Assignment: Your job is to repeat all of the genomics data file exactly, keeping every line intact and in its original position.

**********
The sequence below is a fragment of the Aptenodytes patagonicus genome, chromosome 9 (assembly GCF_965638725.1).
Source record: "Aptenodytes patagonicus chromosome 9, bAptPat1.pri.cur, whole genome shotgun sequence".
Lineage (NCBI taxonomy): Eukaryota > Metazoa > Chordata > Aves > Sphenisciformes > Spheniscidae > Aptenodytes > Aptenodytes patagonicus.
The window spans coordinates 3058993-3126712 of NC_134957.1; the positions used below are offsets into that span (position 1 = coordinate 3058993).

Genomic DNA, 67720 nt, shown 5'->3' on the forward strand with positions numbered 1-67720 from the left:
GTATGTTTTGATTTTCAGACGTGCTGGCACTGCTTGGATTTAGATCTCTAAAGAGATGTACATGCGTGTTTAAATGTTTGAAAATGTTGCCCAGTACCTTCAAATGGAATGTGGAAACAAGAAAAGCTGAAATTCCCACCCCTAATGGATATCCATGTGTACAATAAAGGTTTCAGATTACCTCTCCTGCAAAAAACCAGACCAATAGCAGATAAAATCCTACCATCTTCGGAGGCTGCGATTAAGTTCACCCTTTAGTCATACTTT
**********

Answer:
The sequence below is a fragment of the Aptenodytes patagonicus genome, chromosome 9 (assembly GCF_965638725.1).
Source record: "Aptenodytes patagonicus chromosome 9, bAptPat1.pri.cur, whole genome shotgun sequence".
Lineage (NCBI taxonomy): Eukaryota > Metazoa > Chordata > Aves > Sphenisciformes > Spheniscidae > Aptenodytes > Aptenodytes patagonicus.
The window spans coordinates 3058993-3126712 of NC_134957.1; the positions used below are offsets into that span (position 1 = coordinate 3058993).

Genomic DNA, 67720 nt, shown 5'->3' on the forward strand with positions numbered 1-67720 from the left:
GTATGTTTTGATTTTCAGACGTGCTGGCACTGCTTGGATTTAGATCTCTAAAGAGATGTACATGCGTGTTTAAATGTTTGAAAATGTTGCCCAGTACCTTCAAATGGAATGTGGAAACAAGAAAAGCTGAAATTCCCACCCCTAATGGATATCCATGTGTACAATAAAGGTTTCAGATTACCTCTCCTGCAAAAAACCAGACCAATAGCAGATAAAATCCTACCATCTTCGGAGGCTGCGATTAAGTTCACCCTTTAGTCATACTTT